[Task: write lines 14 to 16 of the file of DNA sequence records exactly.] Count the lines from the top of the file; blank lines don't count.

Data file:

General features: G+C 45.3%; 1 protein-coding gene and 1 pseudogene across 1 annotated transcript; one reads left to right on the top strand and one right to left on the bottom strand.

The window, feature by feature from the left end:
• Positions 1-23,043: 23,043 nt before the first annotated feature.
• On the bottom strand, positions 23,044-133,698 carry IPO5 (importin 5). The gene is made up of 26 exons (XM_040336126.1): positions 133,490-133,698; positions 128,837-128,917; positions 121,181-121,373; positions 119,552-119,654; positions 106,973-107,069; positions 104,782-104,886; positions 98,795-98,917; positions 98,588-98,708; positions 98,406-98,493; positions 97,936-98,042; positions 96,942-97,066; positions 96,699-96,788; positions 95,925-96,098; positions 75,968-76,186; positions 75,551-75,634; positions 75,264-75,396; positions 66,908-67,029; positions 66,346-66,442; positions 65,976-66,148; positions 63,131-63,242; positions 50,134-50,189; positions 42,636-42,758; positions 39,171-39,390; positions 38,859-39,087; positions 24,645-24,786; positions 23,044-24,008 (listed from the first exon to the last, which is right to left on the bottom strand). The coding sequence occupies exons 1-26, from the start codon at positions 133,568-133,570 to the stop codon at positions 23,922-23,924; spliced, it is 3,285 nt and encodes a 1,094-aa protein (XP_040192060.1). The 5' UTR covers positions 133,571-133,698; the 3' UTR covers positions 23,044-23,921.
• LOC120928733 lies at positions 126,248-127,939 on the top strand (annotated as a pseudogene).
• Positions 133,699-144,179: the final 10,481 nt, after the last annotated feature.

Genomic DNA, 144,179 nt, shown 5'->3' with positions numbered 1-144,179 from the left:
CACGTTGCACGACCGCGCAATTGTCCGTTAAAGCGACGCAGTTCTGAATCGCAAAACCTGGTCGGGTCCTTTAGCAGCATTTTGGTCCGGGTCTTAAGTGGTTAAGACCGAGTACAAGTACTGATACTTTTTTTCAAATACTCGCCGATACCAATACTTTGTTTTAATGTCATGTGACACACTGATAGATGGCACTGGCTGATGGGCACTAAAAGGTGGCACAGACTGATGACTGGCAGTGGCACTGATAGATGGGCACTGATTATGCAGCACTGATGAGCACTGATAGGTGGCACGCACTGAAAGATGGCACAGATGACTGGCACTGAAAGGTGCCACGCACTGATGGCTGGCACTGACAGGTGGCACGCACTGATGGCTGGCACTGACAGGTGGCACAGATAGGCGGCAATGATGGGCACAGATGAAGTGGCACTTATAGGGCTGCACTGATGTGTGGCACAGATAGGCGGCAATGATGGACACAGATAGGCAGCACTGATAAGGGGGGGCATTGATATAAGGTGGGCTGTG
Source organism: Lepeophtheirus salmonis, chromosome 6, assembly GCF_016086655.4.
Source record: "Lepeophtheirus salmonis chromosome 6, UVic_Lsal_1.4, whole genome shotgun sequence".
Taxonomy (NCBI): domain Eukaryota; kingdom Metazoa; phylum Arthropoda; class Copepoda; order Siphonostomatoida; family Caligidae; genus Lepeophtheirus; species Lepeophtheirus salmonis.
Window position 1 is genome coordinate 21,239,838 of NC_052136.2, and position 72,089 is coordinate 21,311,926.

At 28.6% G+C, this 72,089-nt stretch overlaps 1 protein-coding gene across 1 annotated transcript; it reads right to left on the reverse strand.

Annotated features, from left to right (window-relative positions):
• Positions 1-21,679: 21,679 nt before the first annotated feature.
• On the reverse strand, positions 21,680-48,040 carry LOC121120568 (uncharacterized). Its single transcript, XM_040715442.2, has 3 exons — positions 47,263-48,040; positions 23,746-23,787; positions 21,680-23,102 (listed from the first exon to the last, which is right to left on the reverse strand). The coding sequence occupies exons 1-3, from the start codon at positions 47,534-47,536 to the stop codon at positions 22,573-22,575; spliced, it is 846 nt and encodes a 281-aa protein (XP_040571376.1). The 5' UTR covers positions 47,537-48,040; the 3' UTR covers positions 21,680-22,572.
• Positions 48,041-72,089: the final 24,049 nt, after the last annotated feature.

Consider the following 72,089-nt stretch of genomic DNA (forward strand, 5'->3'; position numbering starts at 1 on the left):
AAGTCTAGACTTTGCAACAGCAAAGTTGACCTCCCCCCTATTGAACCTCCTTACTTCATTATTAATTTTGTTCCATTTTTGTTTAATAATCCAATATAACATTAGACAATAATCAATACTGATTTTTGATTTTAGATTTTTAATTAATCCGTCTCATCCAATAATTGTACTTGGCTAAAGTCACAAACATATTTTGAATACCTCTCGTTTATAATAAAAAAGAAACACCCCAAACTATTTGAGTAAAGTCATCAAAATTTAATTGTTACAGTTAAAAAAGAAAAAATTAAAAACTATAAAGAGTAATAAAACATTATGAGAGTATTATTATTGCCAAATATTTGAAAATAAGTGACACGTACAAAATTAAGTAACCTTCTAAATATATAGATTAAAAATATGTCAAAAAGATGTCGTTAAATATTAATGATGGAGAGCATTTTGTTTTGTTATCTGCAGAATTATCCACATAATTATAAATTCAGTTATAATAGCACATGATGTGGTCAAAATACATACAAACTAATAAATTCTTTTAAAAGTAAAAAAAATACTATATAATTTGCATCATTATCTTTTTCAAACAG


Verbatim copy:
Annotated features, from left to right (window-relative positions):
• Positions 1-21,679: 21,679 nt before the first annotated feature.
• On the reverse strand, positions 21,680-48,040 carry LOC121120568 (uncharacterized). Its single transcript, XM_040715442.2, has 3 exons — positions 47,263-48,040; positions 23,746-23,787; positions 21,680-23,102 (listed from the first exon to the last, which is right to left on the reverse strand). The coding sequence occupies exons 1-3, from the start codon at positions 47,534-47,536 to the stop codon at positions 22,573-22,575; spliced, it is 846 nt and encodes a 281-aa protein (XP_040571376.1). The 5' UTR covers positions 47,537-48,040; the 3' UTR covers positions 21,680-22,572.